Sept 13 – 17

Back on September 16th, 1810, México gained their independence from 300 yrs of Spanish rule.  On the eve of every anniversary, México is alight with fireworks.  We decided to return to San Miguel de Allende to join our friends Mark & Todd in the celebrations. SMA is also known as the ‘City of Independence’, as it was here that Miguel Hidalgo and Vicente Guerrero strategized and planned many of the battles that lead the country to victory.

Centro was decorated in green, white & red. Flags flying and the streets were even busier than before. People were flocking to watch the fireworks display that started after the ‘Cry’. When, Roman Catholic priest Miguel Hidalgo rang his church bell and gave the call to arms that triggered the War of Independence. At 10pm the sky over the Cathedral was alight for a solid 20 mins. From our rooftop view we saw it all and could hear people celebrating across the city. We had a great few days together and hope they will come visit us in Baja! (not my photos)

September 17 – 21 Guanajuato City was just a 2hr drive from SMA.  Everything we’d read online was that the city streets were very steep, twisty and narrow, more so than normal.  Fortunately a previous traveller had made an entry on IOverlander, recommending the best way to enter the only campground is to drive the wrong way down a one way road.   Heeding the warning, we blocked traffic and did exactly that, funnily enough, the locals didn’t seem to mind too much. The ‘campground’ was just a parking lot on a lady’s property, fenced, safe and within a 15 min walk to Centro.  

Situated in a narrow valley surrounded by steep hills the tightly packed, brightly painted houses, with many streets too narrow for cars is home to Guanajuato’s 200,000 people. A UNESCO world heritage city, the historical centre is built above an intertwining network of tunnels dug by miners hundreds of years ago to control storm water. Today it’s a main thoroughfare for traffic. 

The city centre has a life of its own. The main plaza, Jardin de la Union, comes alive in the evenings with outdoor restaurants being entertained by mariachi bands, serenading musicians, street performers and wandering vendors. The Baroque and Neoclassical architecture reflect the prosperity of the silver mining era. There are many churches & temples with their own shady plazas shielded from the sun beneath thick canopies of manicured trees. We loved to wander & explore the tiny streets with small cafe’s, galleries, museums, artisan stores and admire the many decorated windows.

Centro is compact enough to walk everywhere, but we did take the Funicular (cablecar) up to the Mirador (lookout), for the view over the city. The near vertical tram has two cars connected by a cable on a railway, so that while one car goes up, the other goes down, using the natural forces.  For 3 blissful minutes there wasn’t any complaining from the kids. We didn’t stay for sunset, but spent an hour up there admiring the city. Putting it all together in perspective of where we walked, the University, Basilica, main plaza and where we’d left the truck. The late afternoon light bathed the city in golden light, adding to the magic.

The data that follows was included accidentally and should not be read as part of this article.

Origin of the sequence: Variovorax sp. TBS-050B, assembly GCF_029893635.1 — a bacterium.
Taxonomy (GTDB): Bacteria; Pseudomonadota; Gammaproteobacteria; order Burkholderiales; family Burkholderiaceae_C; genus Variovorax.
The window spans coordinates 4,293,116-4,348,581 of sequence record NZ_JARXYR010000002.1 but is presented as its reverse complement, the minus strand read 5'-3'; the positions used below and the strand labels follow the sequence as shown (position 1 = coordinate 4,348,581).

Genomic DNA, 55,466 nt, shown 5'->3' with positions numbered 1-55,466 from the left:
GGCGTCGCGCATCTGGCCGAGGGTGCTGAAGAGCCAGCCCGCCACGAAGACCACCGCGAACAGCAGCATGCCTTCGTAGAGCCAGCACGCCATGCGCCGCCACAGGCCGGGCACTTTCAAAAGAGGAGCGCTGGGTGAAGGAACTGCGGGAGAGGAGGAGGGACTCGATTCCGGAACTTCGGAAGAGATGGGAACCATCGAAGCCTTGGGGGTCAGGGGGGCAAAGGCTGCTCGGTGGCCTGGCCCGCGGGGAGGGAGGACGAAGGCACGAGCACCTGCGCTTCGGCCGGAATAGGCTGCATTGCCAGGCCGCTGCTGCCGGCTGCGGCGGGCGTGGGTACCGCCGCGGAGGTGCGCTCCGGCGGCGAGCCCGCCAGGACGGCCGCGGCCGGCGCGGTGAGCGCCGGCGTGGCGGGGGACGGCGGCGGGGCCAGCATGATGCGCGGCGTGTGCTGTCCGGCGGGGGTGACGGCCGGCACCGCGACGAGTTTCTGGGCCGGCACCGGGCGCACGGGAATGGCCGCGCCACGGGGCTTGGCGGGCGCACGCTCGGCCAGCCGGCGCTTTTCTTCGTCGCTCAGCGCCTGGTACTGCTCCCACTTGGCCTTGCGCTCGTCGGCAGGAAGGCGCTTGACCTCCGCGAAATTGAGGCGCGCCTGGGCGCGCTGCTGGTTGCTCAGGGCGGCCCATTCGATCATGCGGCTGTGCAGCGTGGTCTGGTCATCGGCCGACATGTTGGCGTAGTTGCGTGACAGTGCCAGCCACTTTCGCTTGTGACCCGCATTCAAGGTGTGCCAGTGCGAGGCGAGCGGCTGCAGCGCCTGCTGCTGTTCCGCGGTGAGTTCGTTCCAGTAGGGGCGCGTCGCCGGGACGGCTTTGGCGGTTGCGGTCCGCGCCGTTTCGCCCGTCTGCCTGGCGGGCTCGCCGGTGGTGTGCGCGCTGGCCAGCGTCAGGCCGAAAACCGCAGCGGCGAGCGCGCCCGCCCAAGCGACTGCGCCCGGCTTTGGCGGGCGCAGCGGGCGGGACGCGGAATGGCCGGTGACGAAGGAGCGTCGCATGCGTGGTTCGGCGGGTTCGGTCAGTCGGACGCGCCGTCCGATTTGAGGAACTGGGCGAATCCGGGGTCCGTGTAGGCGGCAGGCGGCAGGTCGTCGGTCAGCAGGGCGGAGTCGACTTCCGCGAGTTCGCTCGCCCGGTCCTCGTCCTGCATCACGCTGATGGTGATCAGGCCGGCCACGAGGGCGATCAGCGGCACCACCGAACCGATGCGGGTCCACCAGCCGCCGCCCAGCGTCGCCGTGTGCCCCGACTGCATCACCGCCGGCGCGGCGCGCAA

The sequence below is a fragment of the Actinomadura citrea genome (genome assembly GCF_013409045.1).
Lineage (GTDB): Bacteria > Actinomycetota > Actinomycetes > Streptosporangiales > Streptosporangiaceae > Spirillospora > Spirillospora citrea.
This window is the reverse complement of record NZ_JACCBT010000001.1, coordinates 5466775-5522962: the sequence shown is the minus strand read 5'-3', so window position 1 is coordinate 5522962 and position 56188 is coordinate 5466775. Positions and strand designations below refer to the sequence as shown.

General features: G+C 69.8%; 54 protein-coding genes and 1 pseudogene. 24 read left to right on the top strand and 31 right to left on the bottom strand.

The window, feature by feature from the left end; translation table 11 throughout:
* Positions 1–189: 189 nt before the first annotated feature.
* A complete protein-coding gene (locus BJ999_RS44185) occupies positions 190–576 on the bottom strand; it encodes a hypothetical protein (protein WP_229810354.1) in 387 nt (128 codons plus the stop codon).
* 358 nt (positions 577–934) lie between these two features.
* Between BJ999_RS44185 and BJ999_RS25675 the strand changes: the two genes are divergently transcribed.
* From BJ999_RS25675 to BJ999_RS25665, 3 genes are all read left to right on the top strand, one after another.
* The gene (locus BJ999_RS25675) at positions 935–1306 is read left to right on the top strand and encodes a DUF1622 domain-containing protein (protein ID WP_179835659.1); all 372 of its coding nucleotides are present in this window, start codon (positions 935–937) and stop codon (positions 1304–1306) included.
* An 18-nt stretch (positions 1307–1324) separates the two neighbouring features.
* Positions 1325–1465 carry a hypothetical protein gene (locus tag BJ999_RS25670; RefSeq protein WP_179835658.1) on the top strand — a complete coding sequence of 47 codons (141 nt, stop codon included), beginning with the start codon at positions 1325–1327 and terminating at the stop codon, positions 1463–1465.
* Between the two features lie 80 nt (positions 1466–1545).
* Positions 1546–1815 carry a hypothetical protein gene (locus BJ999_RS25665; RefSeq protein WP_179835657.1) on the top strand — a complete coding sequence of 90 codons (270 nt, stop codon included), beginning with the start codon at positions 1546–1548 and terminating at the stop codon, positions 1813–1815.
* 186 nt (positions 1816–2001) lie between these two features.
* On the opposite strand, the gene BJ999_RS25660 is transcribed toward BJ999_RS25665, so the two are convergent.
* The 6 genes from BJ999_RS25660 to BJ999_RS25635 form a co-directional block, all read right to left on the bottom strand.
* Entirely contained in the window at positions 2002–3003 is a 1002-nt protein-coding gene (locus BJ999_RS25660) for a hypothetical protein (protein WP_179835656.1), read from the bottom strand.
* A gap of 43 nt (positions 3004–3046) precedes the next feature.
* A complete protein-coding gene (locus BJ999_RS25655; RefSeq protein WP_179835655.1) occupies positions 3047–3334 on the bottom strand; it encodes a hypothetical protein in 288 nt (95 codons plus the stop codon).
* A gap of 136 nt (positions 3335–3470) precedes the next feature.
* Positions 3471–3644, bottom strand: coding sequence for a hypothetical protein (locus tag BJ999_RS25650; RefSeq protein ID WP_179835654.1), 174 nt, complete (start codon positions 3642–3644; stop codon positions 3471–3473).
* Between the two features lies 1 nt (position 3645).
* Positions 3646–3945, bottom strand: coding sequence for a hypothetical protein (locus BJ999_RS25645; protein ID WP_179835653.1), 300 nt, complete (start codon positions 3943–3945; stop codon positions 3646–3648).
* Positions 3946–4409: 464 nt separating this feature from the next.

Visiting the Mummy Museum was an experience of its own.  This accidental museum came about when the city imposed a ‘tax’ upon families to ensure their loved one remained perpetually buried. If the tax was not paid, the body was removed, and many were. Word spread that the bodies were almost perfectly preserved, curiosity grew & cemetery workers started to charge for viewing. Many had died from Cholera 1829-51, some passed as late as 1958, one lady was accidentally buried alive! These were young mummies compared to those of Egypt!! Now one of the biggest tourist attractions in town, so of course we went. I was concerned Charley would refuse to go in, but it was Jaxon who found it disturbing, Charley was fascinated.

Guanajuato’s surrounding hills are rich in silver and minerals.  Dug by hand, these mines were one of the most prosperous in the state and the town ofGuanajuato was the most influential during the colonial period.  At it’s peak, La Valencia mine supplied two-thirds of the world’s silver production. We made a brief visit to one mine, gleaning what information we could from our fast talking Spanish speaking guide. We visited just one chamber, roughly 60 meters below the surface, you can see from one photo Charley wasn’t impressed about being down there.

Guanajuato is a city where people live, work, study and play, not yet a international tourist destination, which gives an authentic feel. There is plenty to come for and spend a few days walking and exploring. It’s only a matter of time before the secret is out on this culturally rich, colonial city. I can see why it’s hailed as ‘Mexico’s most beautiful city’. Our planned one day visit turned into four and we feel like we’d just scratched the surface.